The Community of Sant'Egidio, which has for decades engaged in the integration of the Roma and Sinti, expressed its appreciation for the inauguration in the city of Berlin, of a memorial to the Sinti and Roma victims of the Nazis.
The genocide ("Porajmos") of the Sinti and Roma during the Second World War, which according to various estimates has caused the death of about 500,000 men, women and children, has long been forgotten.
The memorial erected today in the German capital expresses the desire not to forget and to engage in defense of the dignity of all.
In a time like ours where the Roma and Sinti are unfortunately still the subject of discrimination and violence in Europe and are often forced to the margins of society, the Community of Sant'Egidio sees this memorial also as an appeal to the integration of this minority in Germany and Europe.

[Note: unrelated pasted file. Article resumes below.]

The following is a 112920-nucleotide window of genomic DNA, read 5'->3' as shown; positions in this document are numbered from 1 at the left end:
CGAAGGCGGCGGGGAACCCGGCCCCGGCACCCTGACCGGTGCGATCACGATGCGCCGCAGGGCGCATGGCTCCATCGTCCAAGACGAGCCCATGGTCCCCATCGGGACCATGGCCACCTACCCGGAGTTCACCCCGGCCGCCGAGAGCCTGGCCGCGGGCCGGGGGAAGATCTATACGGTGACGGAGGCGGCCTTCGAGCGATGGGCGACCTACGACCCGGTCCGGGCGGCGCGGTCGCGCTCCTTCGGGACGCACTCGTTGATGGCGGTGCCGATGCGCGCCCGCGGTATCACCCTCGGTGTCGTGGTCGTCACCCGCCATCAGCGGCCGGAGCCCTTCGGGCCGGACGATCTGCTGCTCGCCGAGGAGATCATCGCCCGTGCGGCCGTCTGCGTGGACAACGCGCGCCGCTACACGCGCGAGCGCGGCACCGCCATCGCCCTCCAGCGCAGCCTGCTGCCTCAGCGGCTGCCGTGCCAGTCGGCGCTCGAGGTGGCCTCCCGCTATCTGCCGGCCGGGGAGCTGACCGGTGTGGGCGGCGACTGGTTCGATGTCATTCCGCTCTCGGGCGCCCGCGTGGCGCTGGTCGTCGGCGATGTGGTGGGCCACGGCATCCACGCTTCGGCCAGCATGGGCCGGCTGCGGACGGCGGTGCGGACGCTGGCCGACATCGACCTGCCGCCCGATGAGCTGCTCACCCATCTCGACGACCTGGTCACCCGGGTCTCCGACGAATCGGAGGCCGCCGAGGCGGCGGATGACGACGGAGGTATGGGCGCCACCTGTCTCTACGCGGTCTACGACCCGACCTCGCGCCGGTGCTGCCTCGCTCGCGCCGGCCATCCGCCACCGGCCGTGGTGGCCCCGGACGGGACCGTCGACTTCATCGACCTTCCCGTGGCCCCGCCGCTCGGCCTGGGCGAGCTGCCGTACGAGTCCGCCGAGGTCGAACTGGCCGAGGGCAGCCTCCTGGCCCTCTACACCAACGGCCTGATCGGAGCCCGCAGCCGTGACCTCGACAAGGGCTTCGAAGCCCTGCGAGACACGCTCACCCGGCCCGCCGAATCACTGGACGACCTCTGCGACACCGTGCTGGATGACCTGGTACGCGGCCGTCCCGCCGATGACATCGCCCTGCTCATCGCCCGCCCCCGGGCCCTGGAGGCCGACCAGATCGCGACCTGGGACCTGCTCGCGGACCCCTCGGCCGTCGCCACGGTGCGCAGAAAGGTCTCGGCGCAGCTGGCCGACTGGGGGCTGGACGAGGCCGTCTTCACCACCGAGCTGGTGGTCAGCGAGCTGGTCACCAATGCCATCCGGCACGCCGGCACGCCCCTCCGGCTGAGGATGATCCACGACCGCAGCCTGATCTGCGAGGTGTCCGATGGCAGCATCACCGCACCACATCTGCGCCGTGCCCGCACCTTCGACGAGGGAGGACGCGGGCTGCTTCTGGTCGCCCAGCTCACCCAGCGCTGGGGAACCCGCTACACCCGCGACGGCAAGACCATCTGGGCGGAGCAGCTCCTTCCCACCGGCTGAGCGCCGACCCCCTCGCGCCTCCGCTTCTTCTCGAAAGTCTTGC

The Sinti Rita Prigmore, who survived as a child in Würzburg medical experiments on twins operated by Josef Mengele, where he killed her twin sister, causing her physical harm which she still suffers, has been working with the Community of Sant'Egidio in witnessing to the younger European generations the persecution she suffered and in commitment against racism, anti-Semitism and antigitanism.
About today she said: "The memorial in Berlin is for us Sinti and Roma a great joy. I really hope that it serves to never forget the genocide of the Sinti and Roma. It is also a sign that we have been recognized as persecuted. For centuries we have been European citizens and this is our fatherland."
WATCH THE VIDEONEWS (Italian)